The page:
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Holly Moore

Dumbing Down of Dining

44 posts in this topic

There is no average citizen in a polyglot culture like ours. But I have certainly shared the table with people whose incomes and assets place them well below the generally accepted definitions of poverty and been served what I would consider hedonistic, gourmet meals. Not haute cuisine, but excellent cuisine eaten for the joy of it. We have some friends in Queens, for example, who are Tibetan refugees. They are poor, as in they live in a two-room apartment in Woodside with what seems to be about twelve adults and children and they have about twenty jobs between them -- everything from babysitting to rolling sushi in the basement of an industrial food production facility to driving an unlicensed small moving van. When we've gone there for dinner, we've dined very well indeed. And it hasn't been expensive for them to produce these meals -- food in America is cheap; good food in America is cheap. Nor is cooking all that labor-intensive for them; they're just good at working it into their day. I have plenty of immigrant stories like that to tell, but it's not just limited to immigrants bringing food culture from elsewhere. We ate very well a couple of years ago with some poor folks in South Carolina who were so white and so American that they saw me as an immigrant. And you know, they ate pretty well too -- they cared a lot about what they were buying, cooking and eating. There is gourmet culture -- as in fanaticism about excellence in certain foods -- among plenty of poor people. Of course others are eating badly -- there is a big education problem. But I agree with Busboy that the dual-income family is at risk -- even the affluent dual-income family. Ironically, the families that are too poor to afford babysitting and other forms of substitute care may have a better chance of raising offspring who have learned to love food in the home.


Steven A. Shaw aka "Fat Guy"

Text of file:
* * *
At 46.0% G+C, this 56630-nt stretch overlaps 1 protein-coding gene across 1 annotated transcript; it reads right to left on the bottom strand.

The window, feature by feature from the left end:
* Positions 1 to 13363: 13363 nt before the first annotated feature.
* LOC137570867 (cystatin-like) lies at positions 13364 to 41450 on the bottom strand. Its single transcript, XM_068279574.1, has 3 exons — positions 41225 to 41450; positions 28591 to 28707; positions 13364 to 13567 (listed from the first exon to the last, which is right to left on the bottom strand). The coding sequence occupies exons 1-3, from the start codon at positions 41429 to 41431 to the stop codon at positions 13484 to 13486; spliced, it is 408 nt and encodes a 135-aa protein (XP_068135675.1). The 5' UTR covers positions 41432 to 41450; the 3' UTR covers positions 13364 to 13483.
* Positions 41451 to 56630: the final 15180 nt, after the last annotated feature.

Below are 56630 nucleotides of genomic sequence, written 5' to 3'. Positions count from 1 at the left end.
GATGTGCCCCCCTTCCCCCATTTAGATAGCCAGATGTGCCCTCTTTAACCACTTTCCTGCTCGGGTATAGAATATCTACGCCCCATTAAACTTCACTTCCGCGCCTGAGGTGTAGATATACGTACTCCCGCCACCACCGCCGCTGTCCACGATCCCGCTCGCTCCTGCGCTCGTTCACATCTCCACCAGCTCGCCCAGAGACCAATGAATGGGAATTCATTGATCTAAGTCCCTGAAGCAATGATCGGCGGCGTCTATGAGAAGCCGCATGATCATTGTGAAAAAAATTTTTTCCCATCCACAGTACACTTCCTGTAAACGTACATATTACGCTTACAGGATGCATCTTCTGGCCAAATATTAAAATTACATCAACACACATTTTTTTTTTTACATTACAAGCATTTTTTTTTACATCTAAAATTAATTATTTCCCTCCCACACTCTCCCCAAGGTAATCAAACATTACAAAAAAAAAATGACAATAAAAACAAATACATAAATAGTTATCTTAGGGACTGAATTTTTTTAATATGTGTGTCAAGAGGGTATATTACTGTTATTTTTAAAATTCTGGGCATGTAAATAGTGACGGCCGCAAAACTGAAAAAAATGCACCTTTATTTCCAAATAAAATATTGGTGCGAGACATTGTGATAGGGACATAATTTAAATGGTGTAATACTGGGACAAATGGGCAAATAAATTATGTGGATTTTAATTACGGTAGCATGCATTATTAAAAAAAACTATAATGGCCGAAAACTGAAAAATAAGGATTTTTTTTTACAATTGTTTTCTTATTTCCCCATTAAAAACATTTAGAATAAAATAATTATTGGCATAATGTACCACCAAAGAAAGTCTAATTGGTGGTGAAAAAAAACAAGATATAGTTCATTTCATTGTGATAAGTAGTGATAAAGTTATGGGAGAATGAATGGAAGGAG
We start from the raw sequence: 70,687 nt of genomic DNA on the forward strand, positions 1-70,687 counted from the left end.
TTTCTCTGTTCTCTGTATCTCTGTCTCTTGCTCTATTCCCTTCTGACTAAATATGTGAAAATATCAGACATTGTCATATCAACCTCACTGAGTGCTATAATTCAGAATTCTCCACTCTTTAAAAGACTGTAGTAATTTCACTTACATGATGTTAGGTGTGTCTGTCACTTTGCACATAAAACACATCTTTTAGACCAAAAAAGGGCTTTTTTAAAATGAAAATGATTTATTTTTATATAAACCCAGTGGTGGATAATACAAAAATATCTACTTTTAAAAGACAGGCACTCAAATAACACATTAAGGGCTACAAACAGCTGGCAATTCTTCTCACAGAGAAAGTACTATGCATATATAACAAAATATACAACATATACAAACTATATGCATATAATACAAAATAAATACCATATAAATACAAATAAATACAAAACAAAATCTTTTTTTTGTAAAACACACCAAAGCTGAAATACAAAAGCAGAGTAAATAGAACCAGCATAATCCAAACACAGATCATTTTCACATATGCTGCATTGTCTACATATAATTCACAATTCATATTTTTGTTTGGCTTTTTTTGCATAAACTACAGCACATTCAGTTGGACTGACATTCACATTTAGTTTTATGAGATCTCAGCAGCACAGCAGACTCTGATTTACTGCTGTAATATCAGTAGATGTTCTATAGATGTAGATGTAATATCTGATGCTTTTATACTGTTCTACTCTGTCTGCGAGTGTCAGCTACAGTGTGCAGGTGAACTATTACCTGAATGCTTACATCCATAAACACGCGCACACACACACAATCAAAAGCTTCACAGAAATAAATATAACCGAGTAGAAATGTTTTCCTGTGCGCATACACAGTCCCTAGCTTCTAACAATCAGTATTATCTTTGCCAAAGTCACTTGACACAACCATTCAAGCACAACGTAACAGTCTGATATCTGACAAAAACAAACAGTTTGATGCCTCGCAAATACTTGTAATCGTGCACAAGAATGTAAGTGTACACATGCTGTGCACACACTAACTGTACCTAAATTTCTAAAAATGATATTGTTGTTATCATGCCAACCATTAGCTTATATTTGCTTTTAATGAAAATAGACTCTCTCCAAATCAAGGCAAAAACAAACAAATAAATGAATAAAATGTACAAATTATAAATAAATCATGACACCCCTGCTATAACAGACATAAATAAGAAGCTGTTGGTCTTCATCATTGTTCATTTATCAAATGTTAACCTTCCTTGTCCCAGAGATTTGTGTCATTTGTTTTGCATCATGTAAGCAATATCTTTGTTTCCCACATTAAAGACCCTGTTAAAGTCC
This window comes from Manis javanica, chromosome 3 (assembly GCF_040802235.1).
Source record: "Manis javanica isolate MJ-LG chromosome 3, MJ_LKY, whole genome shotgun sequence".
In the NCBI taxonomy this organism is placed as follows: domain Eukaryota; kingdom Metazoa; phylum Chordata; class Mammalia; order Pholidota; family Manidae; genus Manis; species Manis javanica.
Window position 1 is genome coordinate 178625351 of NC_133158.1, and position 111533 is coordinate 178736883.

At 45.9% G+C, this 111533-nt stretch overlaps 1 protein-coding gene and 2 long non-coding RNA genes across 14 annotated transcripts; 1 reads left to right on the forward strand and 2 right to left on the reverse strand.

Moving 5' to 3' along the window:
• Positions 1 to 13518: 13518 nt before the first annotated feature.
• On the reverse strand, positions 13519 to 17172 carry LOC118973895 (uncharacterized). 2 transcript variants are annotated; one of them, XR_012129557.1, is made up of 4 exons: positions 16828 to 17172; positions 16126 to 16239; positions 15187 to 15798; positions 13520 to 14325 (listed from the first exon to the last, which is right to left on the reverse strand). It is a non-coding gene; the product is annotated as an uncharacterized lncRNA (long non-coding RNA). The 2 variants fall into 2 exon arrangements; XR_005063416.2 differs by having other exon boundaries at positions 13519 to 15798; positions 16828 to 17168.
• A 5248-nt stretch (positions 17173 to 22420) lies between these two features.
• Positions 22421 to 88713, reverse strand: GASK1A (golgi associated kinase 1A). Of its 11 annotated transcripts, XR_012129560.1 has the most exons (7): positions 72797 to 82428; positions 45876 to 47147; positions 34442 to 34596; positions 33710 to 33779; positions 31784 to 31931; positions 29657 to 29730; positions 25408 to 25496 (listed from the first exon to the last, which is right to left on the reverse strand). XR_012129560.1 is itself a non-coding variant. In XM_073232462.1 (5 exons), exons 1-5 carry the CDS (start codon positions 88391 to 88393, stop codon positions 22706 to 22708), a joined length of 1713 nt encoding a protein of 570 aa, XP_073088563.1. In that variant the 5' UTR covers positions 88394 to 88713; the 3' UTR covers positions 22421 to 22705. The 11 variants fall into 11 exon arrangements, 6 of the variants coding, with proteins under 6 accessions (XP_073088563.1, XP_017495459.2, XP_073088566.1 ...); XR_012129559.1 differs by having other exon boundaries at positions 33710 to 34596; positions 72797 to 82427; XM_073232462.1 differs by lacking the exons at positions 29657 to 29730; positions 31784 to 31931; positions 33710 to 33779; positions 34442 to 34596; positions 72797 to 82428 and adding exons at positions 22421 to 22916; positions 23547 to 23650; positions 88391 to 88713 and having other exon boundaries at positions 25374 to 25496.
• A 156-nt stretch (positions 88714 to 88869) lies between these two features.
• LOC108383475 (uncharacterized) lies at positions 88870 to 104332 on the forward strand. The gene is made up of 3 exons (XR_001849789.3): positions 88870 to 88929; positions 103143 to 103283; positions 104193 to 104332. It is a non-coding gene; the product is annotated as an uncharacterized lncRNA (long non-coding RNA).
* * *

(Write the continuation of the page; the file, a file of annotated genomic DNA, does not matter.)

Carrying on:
Co-founder, Society for Culinary Arts & Letters, sshaw@egstaff.org
Proud signatory to the eG Ethics code
Director, New Media Studies, International Culinary Center (take my food-blogging course)

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eGullet members are definitely not representative of the insipid palate that I believe to be predominant in suburban America.  That there are notable exceptions such as what has been described here does not mean that, overall, American surburban dining is not as dumbed down as I project it to be.  Good food and great dining can be found most anywhere.  But throughout suburbia, meaning much of America, these are a small minority of what is available and what is popular. 

It is a matter of conditioning and culture.  The food one is exposed to as a youth or young adult determines one's definition of good and maybe even fine dining.  At many homes both husband and wife work.  Others are single family working parents.  In either, it is tough to find the time to prepare dinner from scratch. 

Instead, Boston Market take-out, Domino pizza with bread sticks and gourmet dipping sauce, or the frozen food section/microwave one-two punch to a home cooked meal. Red Lobster, Olive Garden, ChiChi's or any of the dozens of chain family dining options that line the highways and mall parking lots of suburbia rule the dining out scene.  Ethnic cuisine is Mexican at ChiChis.  For too many diner at the Olive Garden is reserved for a special occasion meal.  Innovation is adding grilled shrimp and shitake mushrooms to the pasta Alfredo.

Yes, one can live in the burbs and dine well.  But for most that is not the priority.

We live in a small town 70 miles N/W of Houston and from time to time get in to eat at Cafe' Annie, Marks, DaMarcos, Hugo's and Simposio's among others. We have taken a different approach that we find rare today. This Saturday after Rita missed us we had 5 guests for dinner. They started with caviar stars, tomato/basil croutons, a first course of sea scallops served in the shell in a brown cilantro butter, followed by veal scallopini with a saffron cream sauce, rissoto Milanese, steamed asparagus, and a saffron vanilla ice cream.

Sadly few entertain like that anymore, but it sure makes loyal friends. It is our hobby and we do like to show off. People usually take us out.


Cooking is chemistry, baking is alchemy.